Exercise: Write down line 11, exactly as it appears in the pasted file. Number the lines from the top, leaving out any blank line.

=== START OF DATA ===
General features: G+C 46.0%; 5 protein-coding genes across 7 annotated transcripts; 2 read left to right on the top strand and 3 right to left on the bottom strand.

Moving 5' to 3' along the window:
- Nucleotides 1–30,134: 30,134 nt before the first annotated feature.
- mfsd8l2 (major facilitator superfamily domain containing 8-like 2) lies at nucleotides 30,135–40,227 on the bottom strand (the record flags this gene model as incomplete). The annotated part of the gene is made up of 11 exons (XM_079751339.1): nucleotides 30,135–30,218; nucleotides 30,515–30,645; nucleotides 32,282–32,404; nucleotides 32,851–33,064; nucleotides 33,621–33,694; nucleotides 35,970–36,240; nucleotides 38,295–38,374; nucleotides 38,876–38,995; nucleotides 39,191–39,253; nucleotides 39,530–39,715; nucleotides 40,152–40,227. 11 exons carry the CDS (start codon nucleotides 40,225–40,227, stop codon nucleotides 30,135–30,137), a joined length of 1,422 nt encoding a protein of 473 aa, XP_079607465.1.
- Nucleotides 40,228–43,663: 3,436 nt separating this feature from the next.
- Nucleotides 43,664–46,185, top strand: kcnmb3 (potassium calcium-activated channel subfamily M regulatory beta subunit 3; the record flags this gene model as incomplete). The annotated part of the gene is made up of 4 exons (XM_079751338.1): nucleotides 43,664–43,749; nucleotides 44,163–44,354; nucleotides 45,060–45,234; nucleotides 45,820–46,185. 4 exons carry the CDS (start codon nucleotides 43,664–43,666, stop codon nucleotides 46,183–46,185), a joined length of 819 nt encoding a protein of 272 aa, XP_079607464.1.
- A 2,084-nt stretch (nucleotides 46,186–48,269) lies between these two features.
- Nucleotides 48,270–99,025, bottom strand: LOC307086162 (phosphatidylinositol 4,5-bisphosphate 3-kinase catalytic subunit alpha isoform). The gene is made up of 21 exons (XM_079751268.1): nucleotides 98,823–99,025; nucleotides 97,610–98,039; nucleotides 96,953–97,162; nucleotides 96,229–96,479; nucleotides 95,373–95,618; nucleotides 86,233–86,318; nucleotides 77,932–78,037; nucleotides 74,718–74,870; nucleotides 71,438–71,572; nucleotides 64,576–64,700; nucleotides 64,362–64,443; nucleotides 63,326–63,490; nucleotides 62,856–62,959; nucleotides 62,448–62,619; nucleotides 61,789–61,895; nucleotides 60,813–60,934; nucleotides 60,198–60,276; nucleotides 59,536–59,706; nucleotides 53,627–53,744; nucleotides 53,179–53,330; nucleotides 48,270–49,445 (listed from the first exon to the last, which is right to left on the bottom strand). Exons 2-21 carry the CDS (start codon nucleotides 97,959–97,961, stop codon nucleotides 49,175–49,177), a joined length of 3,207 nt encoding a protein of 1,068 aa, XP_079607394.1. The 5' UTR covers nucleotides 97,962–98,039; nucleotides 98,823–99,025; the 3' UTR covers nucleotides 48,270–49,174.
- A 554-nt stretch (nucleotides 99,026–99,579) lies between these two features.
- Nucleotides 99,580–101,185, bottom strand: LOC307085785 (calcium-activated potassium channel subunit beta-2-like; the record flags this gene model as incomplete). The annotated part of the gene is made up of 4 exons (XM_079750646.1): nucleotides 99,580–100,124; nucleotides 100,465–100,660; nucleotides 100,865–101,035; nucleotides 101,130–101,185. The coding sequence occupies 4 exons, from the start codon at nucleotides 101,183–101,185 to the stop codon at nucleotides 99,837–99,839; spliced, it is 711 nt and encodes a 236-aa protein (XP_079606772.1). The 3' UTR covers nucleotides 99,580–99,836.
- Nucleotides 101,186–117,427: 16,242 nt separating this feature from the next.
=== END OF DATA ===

- Nucleotides 101,186–117,427: 16,242 nt separating this feature from the next.